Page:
Why Google+’s Biggest Enemy Is Google Itself
Many people are embracing Google+ as the new hip social network that might be the “Facebook killer.” To me it will never be successful due to one huge problem: it is a Google product.
Google Accounts Are Fatally Flawed
The best way to describe the issues that Google creates for accounts (especially Google App accounts) is to describe a recent experience. Upon logging into my email account last week (which is driven by Google Apps) I was told that I had a conflicting account. What might this be? I have only ever set up one account with this email address:
So Google thinks that my “personal account” needs to be renamed? Well, my Google AdWords account, Google Analytics & everything else that is contained by this email address isn’t personal. Can’t I just combine all of this under my one email account and get things back to normal? No, actually you can’t. In order to move forward, you must either move data between accounts or choose a new email address for your account. To provoke you to do this, Google actually split my account information into two separate accounts:
Well all of my business cards have my company email address on them which has traditionally been tied directly to my Google profile. Seeing that people may use this email address to add me on Google+, I am going to go ahead and choose the “move data” option as I would like to have my Google+ account found with my email address, much like how people add me on LinkedIn or Facebook. So after the moving of data is selected, I see this:
But wait, I use services like Profiles, Docs, Latitude, Reader & Checkout, why can’t I port these over? Then I went to go post a question on Google+ and was hit with the following:
So now I have isolated my former username from accessing Google+. After a half-hour of scrambling to figure all of this out, I found that Google creates a temporary account (email@example.com) that you must use to access any of the 18 Google products not moved. So I decided that I would just update my account to have my main email address become the primary. So I attempted to update my account:
With the email address that I have been using for years:
And was unsuccessful. So now, here I am with my main account not able to login to Google+, tie into my profile or access many of my Google products. Half of my information was ported back to my main email address, while 18+ products (including Google+ and my Google Profile) are in limbo under a temporary account.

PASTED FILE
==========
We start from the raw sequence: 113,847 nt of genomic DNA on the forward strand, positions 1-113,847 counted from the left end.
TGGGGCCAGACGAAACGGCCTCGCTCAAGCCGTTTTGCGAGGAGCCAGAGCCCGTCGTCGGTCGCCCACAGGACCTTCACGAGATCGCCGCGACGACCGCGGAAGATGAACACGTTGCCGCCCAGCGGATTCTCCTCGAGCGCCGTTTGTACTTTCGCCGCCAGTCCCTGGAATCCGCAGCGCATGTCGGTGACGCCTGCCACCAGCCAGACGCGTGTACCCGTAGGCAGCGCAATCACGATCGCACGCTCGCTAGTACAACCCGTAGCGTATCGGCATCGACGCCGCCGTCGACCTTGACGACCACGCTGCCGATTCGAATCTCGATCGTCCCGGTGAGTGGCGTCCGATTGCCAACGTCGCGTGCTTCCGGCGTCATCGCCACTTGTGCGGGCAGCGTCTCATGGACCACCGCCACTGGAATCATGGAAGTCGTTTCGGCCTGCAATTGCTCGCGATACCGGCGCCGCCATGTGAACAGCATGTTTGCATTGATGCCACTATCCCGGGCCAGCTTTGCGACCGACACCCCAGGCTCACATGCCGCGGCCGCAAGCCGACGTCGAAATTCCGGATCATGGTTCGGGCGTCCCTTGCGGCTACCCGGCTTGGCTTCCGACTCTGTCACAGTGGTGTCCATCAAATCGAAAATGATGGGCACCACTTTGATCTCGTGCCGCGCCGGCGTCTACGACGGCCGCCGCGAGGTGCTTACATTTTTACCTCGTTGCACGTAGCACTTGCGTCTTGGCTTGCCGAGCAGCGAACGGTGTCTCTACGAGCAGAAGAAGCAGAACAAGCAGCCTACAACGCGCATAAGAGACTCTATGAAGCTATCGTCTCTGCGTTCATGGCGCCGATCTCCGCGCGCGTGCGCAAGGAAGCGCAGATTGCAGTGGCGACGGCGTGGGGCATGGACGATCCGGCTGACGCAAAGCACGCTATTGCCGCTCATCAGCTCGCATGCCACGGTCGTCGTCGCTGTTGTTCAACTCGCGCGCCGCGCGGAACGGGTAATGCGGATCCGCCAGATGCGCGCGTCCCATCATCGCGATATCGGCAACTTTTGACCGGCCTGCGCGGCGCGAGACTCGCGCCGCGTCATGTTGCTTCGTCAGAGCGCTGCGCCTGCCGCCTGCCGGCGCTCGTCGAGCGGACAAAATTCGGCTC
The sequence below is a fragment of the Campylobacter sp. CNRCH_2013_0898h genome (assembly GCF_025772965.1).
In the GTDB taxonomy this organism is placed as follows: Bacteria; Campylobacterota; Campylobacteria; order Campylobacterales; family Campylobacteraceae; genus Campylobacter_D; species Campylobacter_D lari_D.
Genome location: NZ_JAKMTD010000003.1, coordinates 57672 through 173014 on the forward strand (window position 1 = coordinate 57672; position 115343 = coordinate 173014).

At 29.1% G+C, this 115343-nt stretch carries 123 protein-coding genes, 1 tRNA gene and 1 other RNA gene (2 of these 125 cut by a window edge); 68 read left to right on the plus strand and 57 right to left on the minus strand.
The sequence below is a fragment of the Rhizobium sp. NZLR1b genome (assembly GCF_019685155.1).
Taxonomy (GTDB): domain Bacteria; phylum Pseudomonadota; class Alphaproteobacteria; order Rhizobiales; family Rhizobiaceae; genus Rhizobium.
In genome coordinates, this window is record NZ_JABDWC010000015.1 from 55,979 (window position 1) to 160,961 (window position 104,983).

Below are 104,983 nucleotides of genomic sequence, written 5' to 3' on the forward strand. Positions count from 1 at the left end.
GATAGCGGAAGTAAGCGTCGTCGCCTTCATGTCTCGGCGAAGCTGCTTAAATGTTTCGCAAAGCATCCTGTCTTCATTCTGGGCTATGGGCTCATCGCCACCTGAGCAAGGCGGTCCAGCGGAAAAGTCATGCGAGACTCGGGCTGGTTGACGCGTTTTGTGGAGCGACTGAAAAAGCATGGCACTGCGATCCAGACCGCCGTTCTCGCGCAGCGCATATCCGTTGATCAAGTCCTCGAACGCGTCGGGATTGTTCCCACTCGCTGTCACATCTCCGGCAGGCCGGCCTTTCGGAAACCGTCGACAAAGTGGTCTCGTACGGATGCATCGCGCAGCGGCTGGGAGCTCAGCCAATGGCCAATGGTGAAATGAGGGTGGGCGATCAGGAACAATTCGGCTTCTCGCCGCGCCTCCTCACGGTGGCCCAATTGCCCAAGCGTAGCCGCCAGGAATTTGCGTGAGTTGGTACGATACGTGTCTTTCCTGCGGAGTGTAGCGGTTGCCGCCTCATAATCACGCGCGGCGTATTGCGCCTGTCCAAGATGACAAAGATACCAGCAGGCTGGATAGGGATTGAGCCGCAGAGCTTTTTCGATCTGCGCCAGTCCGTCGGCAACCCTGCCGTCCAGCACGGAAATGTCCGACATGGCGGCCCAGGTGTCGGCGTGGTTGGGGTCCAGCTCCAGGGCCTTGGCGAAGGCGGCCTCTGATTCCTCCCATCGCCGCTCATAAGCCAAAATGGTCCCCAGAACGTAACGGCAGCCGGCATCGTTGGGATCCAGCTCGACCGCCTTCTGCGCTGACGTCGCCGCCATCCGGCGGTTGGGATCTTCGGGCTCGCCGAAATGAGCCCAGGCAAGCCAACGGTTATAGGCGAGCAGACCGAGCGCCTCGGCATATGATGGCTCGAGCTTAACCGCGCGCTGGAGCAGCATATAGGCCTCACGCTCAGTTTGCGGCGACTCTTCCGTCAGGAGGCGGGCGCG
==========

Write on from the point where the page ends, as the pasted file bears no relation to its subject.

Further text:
So in order to move forward, I need to set up a new email account or log-in to Google with the assigned Google Temp account, I cannot tie the two accounts together. Frustrating isn’t even the word to describe this situation. This is something that Facebook wouldn’t subject users to, and frankly is unacceptable.
Lack Of Integration
A week and a half ago, Google announced that the +1 button for websites now will tie into Google+. But does it really? No. Two +1 buttons exists and are actually very different. The different +1 products are the +1 button for websites and the +1 buttons for Google+. Confusing, right? Basically, if you +1 a post on Google+, it won’t translate to the web button and vice versa. Take a look at the recent Google Logo story. Here is the Google+ +1’s:
And here are the web Google+1’s:
So web pages that you +1 on websites are different than web pages that you +1 on Google+.
So overall, while Google+ may look like a valid new option for Social Networking, remember that it is a Google product and it comes with the typical Google baggage.
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Rhea Drysdaleon November 2, 2011 Reply
This post should have a gazillion comments from sympathetic readers.
We just hopped off a call with a client who uses Google Apps. We wanted them to be more active on Google Plus because their content isn’t getting +1’d hardly at all. This is when they told me this was such a pain to to do they were never going to use it. The solution? Remove the Google + share button and speed up load time. Win, win. There’s no way this product is going to make it long-term if it’s greatest enemy is itself.
“Frustrating isn’t even the word to describe this situation. This is something that Facebook wouldn’t subject users to, and frankly is unacceptable.” –> YES! Loved the whole post.
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